Thursday of Trinity 3: What of the Ones Left Behind?

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I say to you that likewise there will be more joy in heaven over one sinner who repents than over ninety-nine just persons who need no repentance.

Who exactly are the ninety-nine just persons who need no repentance? Who are the nine coins not lost? Who is the elder son?

The interpretation isn’t as easy as it would seem.

On one hand, Jesus could mean “just persons who need no repentance” ironically, because, who doesn’t need no repentance?

But yet, in each of the parables, while the “lost ones who need repentance” are clearly the focus, still, the ones left behind are by no means excluded from the party. “There is more joy in heaven” for the repentant lost one, true, but that doesn’t mean there’s not “joy” in heaven over the “just ones.” The same is true with the elder son. He’s clearly the “one who needs no repentance,” but there’s no implication he’s not still in a favored position. There’s no suggestion that he really needed to repent just as much as the younger son. Rather, the implication is that, exactly as the father said, everything he has still belongs to him, and he’s always been with him.

So who does the elder son represent? The Pharisees? That is the actual context. Or perhaps, the Jews? Was Jesus dealing with His blood relatives as still “in the family”? Was He giving them a warning, that they should join the party and not be jealous? Or perhaps was he forecasting the inevitable, that, as St. Paul wrote, “to provoke [the Jews] to jealousy, salvation has come to the Gentiles.”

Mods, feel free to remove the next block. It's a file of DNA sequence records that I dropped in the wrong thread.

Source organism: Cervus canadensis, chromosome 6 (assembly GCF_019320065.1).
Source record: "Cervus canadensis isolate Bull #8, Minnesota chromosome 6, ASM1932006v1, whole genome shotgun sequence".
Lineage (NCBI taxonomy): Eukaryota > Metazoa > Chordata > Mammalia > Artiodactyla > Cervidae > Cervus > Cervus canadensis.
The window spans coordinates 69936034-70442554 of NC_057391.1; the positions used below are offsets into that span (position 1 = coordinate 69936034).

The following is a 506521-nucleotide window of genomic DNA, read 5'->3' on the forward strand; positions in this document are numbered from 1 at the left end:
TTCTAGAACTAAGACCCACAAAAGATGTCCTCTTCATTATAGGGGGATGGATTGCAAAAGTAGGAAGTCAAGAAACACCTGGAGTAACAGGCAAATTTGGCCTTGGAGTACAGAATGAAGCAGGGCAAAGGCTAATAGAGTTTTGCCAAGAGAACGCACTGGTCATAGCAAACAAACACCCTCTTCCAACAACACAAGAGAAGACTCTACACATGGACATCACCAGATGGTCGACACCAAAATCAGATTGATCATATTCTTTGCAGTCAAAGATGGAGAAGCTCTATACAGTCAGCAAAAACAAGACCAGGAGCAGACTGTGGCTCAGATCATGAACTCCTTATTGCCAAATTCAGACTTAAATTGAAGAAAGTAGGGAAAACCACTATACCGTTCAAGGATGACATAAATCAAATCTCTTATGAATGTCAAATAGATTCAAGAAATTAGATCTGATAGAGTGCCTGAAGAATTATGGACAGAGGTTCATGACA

Or does the elder son represent any and all who are in fact in a state of grace, Christians included, who should not begrudge unrepentant sinners coming to the faith.

Which ones are you and me? I personally identify with the sinners and tax collectors, just because “if we say we have no sin, we deceive ourselves.” Yet, in practice, as a baptized and practicing Christian wrapped in Jesus’ “just” righteousness, I’m among the “just persons who need no repentance,” repentance understood as coming to faith – I’ve already come to faith. And if, on judgment day, God were to declare that a bunch of sinners who had never stepped foot in a church were somehow to be among the saved, I might take the attitude of the elder son.

How would 99.999% of everyone ever react if, on Judgment Day, God said Adolf Hitler was in? “Oh, but he didn’t repent!” Neither did the coin. The coin did nothing but get found. And the party was over that coin being found.

At the end of the day, we are side characters to a story a rather strange Lord is playing out. Strange because of what we learn from the characters in the parables, the shepherd, the woman, and the father. Our Lord is operating at a level we cannot possibly understand. His love and grace is unfathomable, as unfathomable as spending a thousand years with one group of people, only to turn on a dime and suddenly welcome into His plan the very people who tormented His people all along, all to make them jealous. Huh? Has anyone ever figured out what St. Paul meant in the latter chapters of Romans regarding the Jews? Who cannot conclude as St. Paul concluded, “Oh, the depth of the riches both of the wisdom and knowledge of God! How unsearchable are His judgments and His ways past finding out! For who has known the mind of the LORD?”

There is awaiting us a great party revolving around a gracious and loving Lord. Ours is to join that party, and celebrate whoever is found. If that is us, how awesome. If that is someone who seems to us “undeserving,” who are we to not join that party? We are not the hosts of that party. A rather strange Lord is. Strange on the side of love , mercy, and grace. At the end of the day, isn’t that always a reason to celebrate?

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